Sodium periodate
IUPAC name
Sodium periodate
Other names
Sodium metaperiodate
3D model (JSmol)
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EC Number
  • 232-197-6
RTECS number
  • SD4550000
  • InChI=1S/HIO4.Na/c2-1(3,4)5;/h(H,2,3,4,5);/q;+1/p-1 checkY
  • InChI=1/HIO4.Na/c2-1(3,4)5;/h(H,2,3,4,5);/q;+1/p-1
  • InChI=1S/HIO4.Na/c2-1(3,4)5;/h(H,2,3,4,5);/q;+1/p-1
  • [O-]I(=O)(=O)=O.[Na+]
Molar mass 213.8918 g/mol
Appearance white crystals
Density 3.865 g/cm3 (anhydrous)
3/210 g/cm3
Melting point 300 °C (572 °F; 573 K) (anhydrous)
175 °C (347 °F; 448 K) (trihydrate) (decomposes)
91 g/L[1]
Solubility soluble in acids
tetragonal (anhydrous)
trigonal (trihydrate)
NFPA 704 (fire diamond)
Related compounds
Other anions
sodium perchlorate, sodium perbromate
Other cations
potassium periodate, periodic acid
Except where otherwise noted, data are given for materials in their standard state (at 25 °C [77 °F], 100 kPa).
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Sodium periodate is an inorganic salt, composed of a sodium cation and the periodate anion. It may also be regarded as the sodium salt of periodic acid. Like many periodates, it can exist in two different forms: sodium metaperiodate (formula‍ NaIO4) and sodium orthoperiodate (normally Na2H3IO6, but sometimes the fully reacted salt Na5IO6). Both salts are useful oxidising agents.[2]


Classically, periodate was most commonly produced in the form of sodium hydrogen periodate (Na3H2IO6).[3] This is commercially available, but can also be produced by the oxidation of iodates with chlorine and sodium hydroxide.[4] Or, similarly, from iodides by oxidation with bromine and sodium hydroxide:

Modern industrial scale production involves the electrochemical oxidation of iodates, on a lead dioxide (PbO2) anode, with the following standard electrode potential:

     E° = 1.6 V[5]

Sodium metaperiodate can be prepared by the dehydration of sodium hydrogen periodate with nitric acid.[3]


Sodium metaperiodate (NaIO4) forms tetragonal crystals (space group I41/a) consisting of slightly distorted IO
ions with average I–O bond distances of 1.775 Å; the Na+ ions are surrounded by 8 oxygen atoms at distances of 2.54 and 2.60 Å.[6]

Sodium hydrogen periodate (Na2H3IO6) forms orthorhombic crystals (space group Pnnm). Iodine and sodium atoms are both surrounded by an octahedral arrangement of 6 oxygen atoms; however the NaO6 octahedron is strongly distorted. IO6 and NaO6 groups are linked via common vertices and edges.[7]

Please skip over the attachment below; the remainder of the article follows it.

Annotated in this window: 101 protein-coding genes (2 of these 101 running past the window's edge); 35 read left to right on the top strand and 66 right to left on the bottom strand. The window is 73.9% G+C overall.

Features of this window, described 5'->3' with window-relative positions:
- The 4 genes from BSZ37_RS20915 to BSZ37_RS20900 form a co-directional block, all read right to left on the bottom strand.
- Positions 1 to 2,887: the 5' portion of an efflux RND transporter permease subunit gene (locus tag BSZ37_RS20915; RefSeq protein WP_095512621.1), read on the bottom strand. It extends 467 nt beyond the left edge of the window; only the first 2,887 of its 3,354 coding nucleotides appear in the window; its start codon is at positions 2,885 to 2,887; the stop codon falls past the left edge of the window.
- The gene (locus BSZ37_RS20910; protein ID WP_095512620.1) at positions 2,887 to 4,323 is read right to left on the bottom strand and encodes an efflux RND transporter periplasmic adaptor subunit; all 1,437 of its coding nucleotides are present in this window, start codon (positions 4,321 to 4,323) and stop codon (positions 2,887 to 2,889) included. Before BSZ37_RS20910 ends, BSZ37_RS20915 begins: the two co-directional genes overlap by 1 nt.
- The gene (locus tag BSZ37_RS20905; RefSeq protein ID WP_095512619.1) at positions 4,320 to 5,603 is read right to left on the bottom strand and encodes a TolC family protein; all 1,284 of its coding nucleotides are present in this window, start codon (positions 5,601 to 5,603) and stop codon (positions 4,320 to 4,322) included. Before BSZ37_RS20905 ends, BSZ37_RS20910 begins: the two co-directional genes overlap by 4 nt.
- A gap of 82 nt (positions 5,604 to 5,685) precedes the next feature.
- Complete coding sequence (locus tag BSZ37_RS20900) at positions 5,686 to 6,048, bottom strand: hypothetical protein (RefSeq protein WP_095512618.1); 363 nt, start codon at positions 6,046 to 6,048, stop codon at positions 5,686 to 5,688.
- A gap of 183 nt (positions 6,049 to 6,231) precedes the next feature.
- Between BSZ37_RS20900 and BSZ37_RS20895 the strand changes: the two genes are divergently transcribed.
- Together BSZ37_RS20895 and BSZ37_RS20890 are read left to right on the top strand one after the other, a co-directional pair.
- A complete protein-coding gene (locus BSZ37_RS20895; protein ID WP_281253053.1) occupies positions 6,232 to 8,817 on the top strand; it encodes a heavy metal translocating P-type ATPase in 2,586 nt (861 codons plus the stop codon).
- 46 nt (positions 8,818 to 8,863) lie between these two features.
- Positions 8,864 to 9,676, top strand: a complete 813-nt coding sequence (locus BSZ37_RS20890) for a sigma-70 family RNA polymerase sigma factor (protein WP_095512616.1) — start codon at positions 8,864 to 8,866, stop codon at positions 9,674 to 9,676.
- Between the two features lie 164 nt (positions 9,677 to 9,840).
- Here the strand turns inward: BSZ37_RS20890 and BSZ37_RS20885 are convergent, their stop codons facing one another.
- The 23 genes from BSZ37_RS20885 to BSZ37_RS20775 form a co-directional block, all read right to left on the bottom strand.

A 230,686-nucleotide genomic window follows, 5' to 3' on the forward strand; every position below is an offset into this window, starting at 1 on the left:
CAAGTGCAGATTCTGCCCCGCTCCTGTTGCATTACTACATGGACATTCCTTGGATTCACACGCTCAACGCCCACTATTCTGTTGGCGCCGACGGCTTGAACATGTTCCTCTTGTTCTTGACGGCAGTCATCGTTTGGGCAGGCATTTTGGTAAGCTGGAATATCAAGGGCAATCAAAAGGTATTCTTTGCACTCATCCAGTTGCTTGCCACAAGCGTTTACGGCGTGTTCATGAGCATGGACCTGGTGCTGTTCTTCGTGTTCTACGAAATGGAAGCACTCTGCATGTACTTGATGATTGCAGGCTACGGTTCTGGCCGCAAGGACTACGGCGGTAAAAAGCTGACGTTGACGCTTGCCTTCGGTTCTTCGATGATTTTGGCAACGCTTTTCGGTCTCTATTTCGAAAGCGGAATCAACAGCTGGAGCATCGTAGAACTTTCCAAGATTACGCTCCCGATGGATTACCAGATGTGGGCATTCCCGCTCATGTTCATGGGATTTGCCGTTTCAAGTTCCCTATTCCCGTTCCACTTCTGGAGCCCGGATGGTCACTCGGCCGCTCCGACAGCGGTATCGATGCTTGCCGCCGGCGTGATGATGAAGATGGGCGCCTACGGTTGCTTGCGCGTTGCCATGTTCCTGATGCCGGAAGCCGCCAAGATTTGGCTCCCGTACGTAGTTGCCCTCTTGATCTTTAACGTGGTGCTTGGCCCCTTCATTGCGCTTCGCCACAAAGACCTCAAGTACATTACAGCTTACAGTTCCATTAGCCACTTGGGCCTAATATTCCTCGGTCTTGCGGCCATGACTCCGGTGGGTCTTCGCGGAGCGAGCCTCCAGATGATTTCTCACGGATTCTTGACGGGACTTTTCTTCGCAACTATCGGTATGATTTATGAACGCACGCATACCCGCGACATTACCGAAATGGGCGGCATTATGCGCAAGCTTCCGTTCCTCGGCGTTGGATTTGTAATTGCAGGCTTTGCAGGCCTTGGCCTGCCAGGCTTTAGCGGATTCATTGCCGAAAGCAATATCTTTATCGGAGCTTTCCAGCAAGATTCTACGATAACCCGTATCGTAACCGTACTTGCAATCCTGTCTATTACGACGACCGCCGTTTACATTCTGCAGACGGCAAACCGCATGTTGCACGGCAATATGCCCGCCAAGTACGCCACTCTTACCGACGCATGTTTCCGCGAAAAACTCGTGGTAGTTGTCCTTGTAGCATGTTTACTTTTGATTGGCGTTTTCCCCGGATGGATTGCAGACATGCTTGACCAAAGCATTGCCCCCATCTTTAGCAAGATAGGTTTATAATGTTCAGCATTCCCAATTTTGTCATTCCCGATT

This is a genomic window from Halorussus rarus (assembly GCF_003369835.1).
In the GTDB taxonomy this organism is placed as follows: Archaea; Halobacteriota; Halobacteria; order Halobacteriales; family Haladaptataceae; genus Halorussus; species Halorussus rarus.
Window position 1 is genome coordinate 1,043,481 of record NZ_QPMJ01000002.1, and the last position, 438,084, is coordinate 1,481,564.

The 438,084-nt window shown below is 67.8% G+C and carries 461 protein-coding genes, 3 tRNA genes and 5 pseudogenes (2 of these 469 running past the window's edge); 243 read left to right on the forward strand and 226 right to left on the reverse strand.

Powder diffraction indicates that Na5IO6 crystallises in the monoclinic system (space group C2/m).[8]


Further information: Periodate § Reactions

Sodium periodate can be used in solution to open saccharide rings between vicinal diols leaving two aldehyde groups. This process is often used in labeling saccharides with fluorescent molecules or other tags such as biotin. Because the process requires vicinal diols, periodate oxidation is often used to selectively label the 3′-ends of RNA (ribose has vicinal diols) instead of DNA as deoxyribose does not have vicinal diols.

NaIO4 is used in organic chemistry to cleave diols to produce two aldehydes.[9]

In 2013 the US Army announced that it would replace environmentally harmful chemicals barium nitrate and potassium perchlorate with sodium metaperiodate for use in their tracer ammunition.[10]

See also


  1. ^ Record of Natriumperiodat in the GESTIS Substance Database of the Institute for Occupational Safety and Health, accessed on 2018-01-08.
  2. ^ Andrew G. Wee, Jason Slobodian, Manuel A. Fernández-Rodríguez and Enrique Aguilar "Sodium Periodate" e-EROS Encyclopedia of Reagents for Organic Synthesis 2006. doi:10.1002/047084289X.rs095.pub2
  3. ^ a b Riley, edited by Georg Brauer ; translated by Scripta Technica, Inc. Translation editor Reed F. (1963). Handbook of preparative inorganic chemistry. Volume 1 (2nd ed.). New York, N.Y.: Academic Press. pp. 323–324. ISBN 012126601X. ((cite book)): |first= has generic name (help)CS1 maint: multiple names: authors list (link)
  4. ^ Hill, Arthur E. (October 1928). "Ternary Systems. VII. The Periodates of the Alkali Metals". Journal of the American Chemical Society. 50 (10): 2678–2692. doi:10.1021/ja01397a013.
  5. ^ Parsons, Roger (1959). Handbook of electrochemical constants. Butterworths Scientific Publications Ltd. p. 71.
  6. ^ Kálmán, A.; Cruickshank, D. W. J. (15 November 1970). "Refinement of the structure of NaIO4". Acta Crystallographica Section B. 26 (11): 1782–1785. Bibcode:1970AcCrB..26.1782K. doi:10.1107/S0567740870004880.
  7. ^ Jansen, Martin; Rehr, Anette (1988). "Na2H3IO6, eine Variante der Markasitstruktur". Zeitschrift für anorganische und allgemeine Chemie (in German). 567 (1): 95–100. doi:10.1002/zaac.19885670111.
  8. ^ Betz, T.; Hoppe, R. (May 1984). "Über Perrhenate. 2. Zur Kenntnis von Li5ReO6 und Na5ReO6 – mit einer Bemerkung über Na5IO6". Zeitschrift für anorganische und allgemeine Chemie (in German). 512 (5): 19–33. doi:10.1002/zaac.19845120504.
  9. ^ McMurry, John. Organic chemistry (8th ed., [international ed.] ed.). Singapore: Brooks/Cole Cengage Learning. pp. 285–286. ISBN 9780840054531.
  10. ^ "Picatinny to remove tons of toxins from lethal rounds". U.S. Army. Retrieved 31 October 2013.